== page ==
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Paul Kasmin Gallery Presents: Brancusi in New York 1913 - 2013

November 7, 2013 - January 11, 2014 at Paul Kasmin Gallery, 515 West 27th Street, New York.
  • <strong>Image: Constantin Brancusi, Mademoiselle Pogany II, 1925 - 2006, polished bronze, sculpture: 16 7/8 x 7 x 11 3/4 inches, overall: 27 x 10 x 8 3/4 inches, edition of 8.</strong>
    NEW YORK, NY, November 19, 2013 /24-7PressRelease/ -- "Man who introduced three of the decisive inventions in sculpture of the twentieth century: environmental sculpture, minimalist sculpture, and serial sculpture." - Museum director and Brancusi expert Pontus Hulten

Paul Kasmin Gallery is pleased to present Brancusi in New York 1913 - 2013, an exhibition of works from the Brancusi Estate collection. The show celebrates Brancusi's 100th anniversary in New York following his debut at the Armory Show in 1913, where the sculptor exhibited five works that directed modern sculpture on a radical new path.

The Gallery presents five masterpieces by Brancusi: Head, Mademoiselle Pogany II, The Newborn, Sleeping Muse II, and Fish. The works will be presented in a contemporary context at Paul Kasmin Gallery's 515 West 27th Street location, through January 11, 2014, as a testament to Brancusi's continued relevance in today's art world. A fully illustrated catalogue, Brancusi in New York 1913 - 2013, published by Assouline, chronicles the sculptor's success in New York City and his impact on its artistic milieu. The exhibition was produced in partnership with the Brancusi Estate and is curated by Jerome Neutres, who is the catalogue's author.

Together Head, Mademoiselle Pogany II, The Newborn, Sleeping Muse II, and Fish explore dominant themes in Brancusi's oeuvre. Collectively and individually, they testify to his signature style admired by New Yorkers since 1913, and today they exemplify a sophisticated expression of perfected simplicity. With these sculptures, Brancusi shattered the paradigm of abstraction in sculpture and radicalized the idea of purity in form. Simply stated in the words of Jerome Neutres, "Brancusi changed the way art was made."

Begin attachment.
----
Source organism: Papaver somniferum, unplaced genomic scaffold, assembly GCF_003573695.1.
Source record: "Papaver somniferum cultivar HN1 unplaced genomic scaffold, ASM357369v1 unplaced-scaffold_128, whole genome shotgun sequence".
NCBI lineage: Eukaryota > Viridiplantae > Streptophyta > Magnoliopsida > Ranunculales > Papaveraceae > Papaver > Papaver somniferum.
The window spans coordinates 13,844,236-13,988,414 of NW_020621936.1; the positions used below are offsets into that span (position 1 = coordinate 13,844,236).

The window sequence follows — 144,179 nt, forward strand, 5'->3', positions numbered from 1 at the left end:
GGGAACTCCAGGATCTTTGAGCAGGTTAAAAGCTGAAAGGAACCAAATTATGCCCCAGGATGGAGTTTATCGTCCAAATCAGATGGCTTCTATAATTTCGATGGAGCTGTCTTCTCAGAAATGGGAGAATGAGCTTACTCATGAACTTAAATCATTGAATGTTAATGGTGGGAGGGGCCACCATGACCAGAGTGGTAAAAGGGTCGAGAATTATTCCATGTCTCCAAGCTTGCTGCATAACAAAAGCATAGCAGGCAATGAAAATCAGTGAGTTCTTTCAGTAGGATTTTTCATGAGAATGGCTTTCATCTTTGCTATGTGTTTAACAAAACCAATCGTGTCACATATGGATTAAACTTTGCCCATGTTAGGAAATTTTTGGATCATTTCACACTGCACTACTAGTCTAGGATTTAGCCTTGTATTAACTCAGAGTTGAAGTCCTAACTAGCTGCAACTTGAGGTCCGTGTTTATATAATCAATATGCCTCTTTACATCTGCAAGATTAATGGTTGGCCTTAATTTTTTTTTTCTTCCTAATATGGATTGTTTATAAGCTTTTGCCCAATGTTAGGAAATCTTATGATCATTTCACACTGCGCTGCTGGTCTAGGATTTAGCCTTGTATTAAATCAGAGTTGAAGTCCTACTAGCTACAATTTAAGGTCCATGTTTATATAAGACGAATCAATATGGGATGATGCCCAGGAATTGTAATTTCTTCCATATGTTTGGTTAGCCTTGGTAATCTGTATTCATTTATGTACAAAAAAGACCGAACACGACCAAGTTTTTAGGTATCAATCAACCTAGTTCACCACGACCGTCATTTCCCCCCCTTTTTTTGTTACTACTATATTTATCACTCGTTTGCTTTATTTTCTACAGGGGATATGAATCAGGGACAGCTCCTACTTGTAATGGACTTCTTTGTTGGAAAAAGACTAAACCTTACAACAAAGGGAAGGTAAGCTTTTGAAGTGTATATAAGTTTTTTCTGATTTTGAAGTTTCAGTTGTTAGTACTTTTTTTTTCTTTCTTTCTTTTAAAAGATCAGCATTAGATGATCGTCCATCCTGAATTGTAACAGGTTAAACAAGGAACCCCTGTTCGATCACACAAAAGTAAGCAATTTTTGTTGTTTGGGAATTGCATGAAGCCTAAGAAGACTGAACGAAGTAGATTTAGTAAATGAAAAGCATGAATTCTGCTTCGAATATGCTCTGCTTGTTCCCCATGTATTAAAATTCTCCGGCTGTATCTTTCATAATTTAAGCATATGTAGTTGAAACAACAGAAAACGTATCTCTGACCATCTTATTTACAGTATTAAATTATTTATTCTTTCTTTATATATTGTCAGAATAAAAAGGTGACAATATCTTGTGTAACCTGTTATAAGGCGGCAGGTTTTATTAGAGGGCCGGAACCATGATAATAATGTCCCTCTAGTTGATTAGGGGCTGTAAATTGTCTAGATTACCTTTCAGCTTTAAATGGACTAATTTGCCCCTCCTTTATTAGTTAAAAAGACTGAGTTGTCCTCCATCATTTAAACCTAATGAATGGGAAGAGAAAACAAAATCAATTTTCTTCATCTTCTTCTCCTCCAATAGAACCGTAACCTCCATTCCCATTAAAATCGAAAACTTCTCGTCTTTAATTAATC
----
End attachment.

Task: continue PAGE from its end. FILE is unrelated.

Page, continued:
Head (circa 1920), made from polished bronze, illustrates how, in the words of Eugene Ionesco, "[Brancusi] had assimilated the entire history of sculpture, mastered it, gone beyond it, rejected it, come back to it, purified it, reinvented it. He had got it down to its essence." With Head, Brancusi's inquiry into the totemic nature of masks resulted in an interpretation that encapsulated his most complete geometric abstraction.

Mademoiselle Pogany II (1925), a polished bronze version of the plaster model that first debuted at the Armory Show in 1913. The series of Mademoiselle Pogany was his most photographed work and embodies the inexpressible nature of the feminine spirit.

Sleeping Muse II (1923), whose first version attracted the most attention in 1913, resulted in his first requests from collectors for bronze editions. It features also an abstracted face of a woman, like Mademoiselle Pogany II's serpentine figure beckons the viewer with her subdued look. Sleeping Muse II transforms the viewer into a voyeur watching over the sleeping woman with delicate suggestions of a nose, large oval-shaped closed eyes, and a half-open mouth.

"We do not see real life except by its reflection," wrote Brancusi in 1919, and with The Newborn (1920) Brancusi created his most radically abstract sculpture representing not only the act of birth but also the newborn baby. Previously Brancusi named it Beginning of the World, referencing the violence with which human life begins. But Brancusi tempers this association with the smooth lines of the sculpture, bringing serenity into the subject matter.

With Fish (1926), the artist advances his study of sculpture into a moving artwork. Fish, a polished bronze sculpture measuring 5.3 x 16.5 x 1.2 inches, here in an edition of 8, rotates on its disc allowing the sculpture to mimic the movement and spirit of its subject. Fish was born out of Brancusi's goal to capture a creature's movement, one he worked obsessively towards.

"Without the Americans, I would not have been able to produce all this or even to have existed," said Constantin Brancusi to the New York Times in 1955 when the Solomon R. Guggenheim Museum celebrated his work with the first museum retrospective of his work.


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